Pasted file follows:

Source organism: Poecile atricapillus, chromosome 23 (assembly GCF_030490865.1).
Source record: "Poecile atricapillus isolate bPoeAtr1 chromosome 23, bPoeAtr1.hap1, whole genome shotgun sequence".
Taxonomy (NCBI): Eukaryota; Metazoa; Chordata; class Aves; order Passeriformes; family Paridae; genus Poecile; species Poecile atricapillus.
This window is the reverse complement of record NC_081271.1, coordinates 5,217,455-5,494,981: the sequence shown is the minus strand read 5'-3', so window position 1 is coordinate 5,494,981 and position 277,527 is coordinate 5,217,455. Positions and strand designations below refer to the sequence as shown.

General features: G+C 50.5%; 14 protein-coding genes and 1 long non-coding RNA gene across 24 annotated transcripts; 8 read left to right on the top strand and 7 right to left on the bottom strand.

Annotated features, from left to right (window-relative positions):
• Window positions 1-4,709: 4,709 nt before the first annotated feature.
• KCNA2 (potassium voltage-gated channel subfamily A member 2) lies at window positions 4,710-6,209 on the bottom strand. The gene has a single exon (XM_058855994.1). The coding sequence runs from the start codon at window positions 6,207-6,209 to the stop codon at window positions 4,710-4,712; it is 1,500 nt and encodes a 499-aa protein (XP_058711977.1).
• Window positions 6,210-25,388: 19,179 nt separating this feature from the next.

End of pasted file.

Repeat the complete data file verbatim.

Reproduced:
Source organism: Poecile atricapillus, chromosome 23 (assembly GCF_030490865.1).
Source record: "Poecile atricapillus isolate bPoeAtr1 chromosome 23, bPoeAtr1.hap1, whole genome shotgun sequence".
Taxonomy (NCBI): Eukaryota; Metazoa; Chordata; class Aves; order Passeriformes; family Paridae; genus Poecile; species Poecile atricapillus.
This window is the reverse complement of record NC_081271.1, coordinates 5,217,455-5,494,981: the sequence shown is the minus strand read 5'-3', so window position 1 is coordinate 5,494,981 and position 277,527 is coordinate 5,217,455. Positions and strand designations below refer to the sequence as shown.

General features: G+C 50.5%; 14 protein-coding genes and 1 long non-coding RNA gene across 24 annotated transcripts; 8 read left to right on the top strand and 7 right to left on the bottom strand.

Annotated features, from left to right (window-relative positions):
• Window positions 1-4,709: 4,709 nt before the first annotated feature.
• KCNA2 (potassium voltage-gated channel subfamily A member 2) lies at window positions 4,710-6,209 on the bottom strand. The gene has a single exon (XM_058855994.1). The coding sequence runs from the start codon at window positions 6,207-6,209 to the stop codon at window positions 4,710-4,712; it is 1,500 nt and encodes a 499-aa protein (XP_058711977.1).
• Window positions 6,210-25,388: 19,179 nt separating this feature from the next.